A product of Viareggio’s Codecasa yard, which carried out the naval architecture and styling, Apogee’s interior is by Franco and Anna Della Role, who created the rich mahogany panelling that sets the tone for classic elegance. In addition to its sweeping circular staircase, the main foyer includes a lift that links all five decks. Much larger than usual, the bridge deck saloon introduces burl mahogany and rosewood to the decorative scheme and features an 8m-long, backlit, onyx-topped bar modelled on Miami’s Delano Hotel, as well as, more unusually, a demountable dancing pole. Other facilities include a magnificent sun deck with an air-conditioned gymnasium. The master suite, positioned forward on the main deck, contains a bedroom with king-sized bed and sitting area, twin bathrooms and an adjoining study. Twelve further guests can be accommodated in the family cabin on the main deck, two lower deck double cabins and two additional twins. There is also a double cabin next to the bridge deck saloon.

  • Builder & Naval Architecture: Codecasa
  • Exterior Styling & Interior design: Della Role


175. Moneik

62.00m (203’41”) | 2007

Moneikos | photo by Raphael Montigneaux

Launched in 2007, Moneikos is the second Codecasa yacht for her experienced Italian owner, his former 50m Moneikos, launched in 2000, having been sold and renamed Dakota. Moneikos is a sistership to Codecasa’s other 62m yacht, Apogee, which which she shares an exterior designed by Franco and Anna Della Role, who also undertook the interior of Moneikos, decorating her in ultra-modern minimalist style – a distinct contrast to her more traditional sistership. The fifth deck on this yacht, from where the bridge has excellent visibility, has allowed huge volume to be devoted to the owner and guest areas, but the disadvantage of this arrangement is that there is no traditional sun deck. Located forward on the upper deck, the particularly spacious owner’s suite enjoys 180-degree visibility over the bow. The guest cabins – two doubles on the main deck and two doubles and three twins on the lower deck – are all of good size and fully featured. The upper saloon adjoins a dining area for 16.

  • Builder: Codecasa
  • Naval Architecture: Arch. Italia
  • Exterior Styling & Interior design: Dellarole


176. Rasselas

62.00m (203’41”) | 2005

Rasselas | photo by Raphael Montigneaux

Rasselas, named after Samuel Johnson’s travel story, The History of Rasselas, Prince of Abissinia, was built with manoeuvrability and seaworthiness in mind for the late Kenneth Rainin, an American entrepreneur, and she is understood to have remained in the ownership of his family. De Vries’s main technical achievements were in sound insulation and in the resilient mounting of machinery, which resulted in the yacht being extremely silent in operation. As the captain and several crew members played a major role in the design process, the yacht incorporates many practical details that make service easier. The classically mahogany-panelled interior includes an owner’s suite and five spacious cabins, one of which is a children’s cabin with upper and lower bunks and a bathroom with a half-sized bath. Rasselas is featured in The Superyachts, Volume 19.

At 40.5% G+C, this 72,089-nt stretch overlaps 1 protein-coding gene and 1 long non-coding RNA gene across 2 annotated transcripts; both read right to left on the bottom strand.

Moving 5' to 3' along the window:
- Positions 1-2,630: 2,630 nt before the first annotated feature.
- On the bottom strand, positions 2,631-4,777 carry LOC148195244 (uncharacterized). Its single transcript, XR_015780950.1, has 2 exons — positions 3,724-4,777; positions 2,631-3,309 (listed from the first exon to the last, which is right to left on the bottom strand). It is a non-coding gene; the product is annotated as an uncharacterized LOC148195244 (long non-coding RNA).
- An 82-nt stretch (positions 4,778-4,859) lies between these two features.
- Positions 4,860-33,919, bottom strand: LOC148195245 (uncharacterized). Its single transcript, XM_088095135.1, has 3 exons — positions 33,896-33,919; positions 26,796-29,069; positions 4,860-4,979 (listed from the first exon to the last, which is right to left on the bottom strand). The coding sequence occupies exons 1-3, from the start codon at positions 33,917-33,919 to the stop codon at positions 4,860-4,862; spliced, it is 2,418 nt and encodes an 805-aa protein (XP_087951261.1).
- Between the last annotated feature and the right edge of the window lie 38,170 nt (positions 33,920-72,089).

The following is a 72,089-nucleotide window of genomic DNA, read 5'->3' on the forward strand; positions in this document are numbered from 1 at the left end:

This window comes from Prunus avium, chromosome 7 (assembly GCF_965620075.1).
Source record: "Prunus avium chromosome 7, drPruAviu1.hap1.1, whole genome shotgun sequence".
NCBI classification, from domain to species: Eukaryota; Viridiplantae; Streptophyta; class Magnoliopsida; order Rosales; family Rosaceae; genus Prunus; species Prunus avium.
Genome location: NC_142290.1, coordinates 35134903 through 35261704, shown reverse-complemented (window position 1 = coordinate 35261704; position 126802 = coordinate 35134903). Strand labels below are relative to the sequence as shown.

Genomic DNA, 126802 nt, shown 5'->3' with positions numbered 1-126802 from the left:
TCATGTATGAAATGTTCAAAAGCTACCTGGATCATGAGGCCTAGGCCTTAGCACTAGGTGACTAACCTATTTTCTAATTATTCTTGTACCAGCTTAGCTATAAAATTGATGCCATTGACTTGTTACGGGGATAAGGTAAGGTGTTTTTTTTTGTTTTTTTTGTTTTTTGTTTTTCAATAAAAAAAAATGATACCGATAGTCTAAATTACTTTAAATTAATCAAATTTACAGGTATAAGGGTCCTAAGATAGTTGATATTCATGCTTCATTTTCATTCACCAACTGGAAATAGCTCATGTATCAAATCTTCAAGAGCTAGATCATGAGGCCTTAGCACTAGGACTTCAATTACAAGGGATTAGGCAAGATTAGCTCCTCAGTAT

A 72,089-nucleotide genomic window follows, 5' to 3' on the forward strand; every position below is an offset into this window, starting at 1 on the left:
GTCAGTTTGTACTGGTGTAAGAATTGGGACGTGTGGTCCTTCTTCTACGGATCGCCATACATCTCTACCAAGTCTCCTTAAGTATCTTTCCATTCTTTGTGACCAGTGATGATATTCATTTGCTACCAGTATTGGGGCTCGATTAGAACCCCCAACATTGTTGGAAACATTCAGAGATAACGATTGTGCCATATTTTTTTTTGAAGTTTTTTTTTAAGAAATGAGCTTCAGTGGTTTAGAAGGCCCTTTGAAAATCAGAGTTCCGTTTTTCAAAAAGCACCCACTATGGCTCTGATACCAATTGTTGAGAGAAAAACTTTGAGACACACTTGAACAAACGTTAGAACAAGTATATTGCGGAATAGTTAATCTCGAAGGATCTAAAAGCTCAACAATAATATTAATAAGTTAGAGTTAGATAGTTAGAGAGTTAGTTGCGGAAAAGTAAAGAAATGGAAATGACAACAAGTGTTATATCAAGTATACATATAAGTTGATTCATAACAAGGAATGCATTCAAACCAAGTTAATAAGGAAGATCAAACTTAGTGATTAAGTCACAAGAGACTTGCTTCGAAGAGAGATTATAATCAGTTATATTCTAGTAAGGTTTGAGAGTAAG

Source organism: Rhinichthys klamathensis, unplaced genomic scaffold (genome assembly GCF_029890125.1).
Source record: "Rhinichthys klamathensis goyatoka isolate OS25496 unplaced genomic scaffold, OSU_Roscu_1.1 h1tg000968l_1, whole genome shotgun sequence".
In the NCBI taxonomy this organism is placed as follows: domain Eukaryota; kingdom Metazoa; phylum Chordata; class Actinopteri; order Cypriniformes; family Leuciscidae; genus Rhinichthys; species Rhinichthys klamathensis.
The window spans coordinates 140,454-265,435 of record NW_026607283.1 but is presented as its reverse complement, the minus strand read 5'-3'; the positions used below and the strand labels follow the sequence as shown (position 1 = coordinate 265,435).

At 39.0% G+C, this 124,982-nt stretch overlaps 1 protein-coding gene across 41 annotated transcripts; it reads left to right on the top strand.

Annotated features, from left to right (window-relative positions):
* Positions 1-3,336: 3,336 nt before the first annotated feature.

• Builder: Feadship
  • Naval Architecture: De Voogt
  • Exterior Styling & Interior design: Pannagan Designs


177. Sarah

62.00m (203’41”) | 2002

Sarah | photo by Raphael Montigneaux

Sarah is believed to be the first yacht to leave her builder’s yard with a Safety Management Certificate (SMC). Because she was designed as a purely private yacht for the enjoyment of the owner’s family and friends, she has a generous amount of accommodation, with the owner’s personal quarters designed for maximum flexibility. In addition to the owner’s full-beam suite, there are two further double en suite family cabins that can be converted to an office and gymnasium when not in use. Two VIP guest cabins enjoys superb views from the upper deck, while a further four guest cabins are located on the lower deck. The interior boasts mahogany, marble and other natural materials. As a private yacht Sarah does not need MCA certification but nevertheless meets or exceeds all of its requirements through numerous systems and services. She is featured in The Superyachts, Volume 16.

  • Builder & Naval Architecture: Amels
  • Exterior Styling & Interior design: Donald Starkey Designs


178. Bistango

62.00m (203’41”) | 2010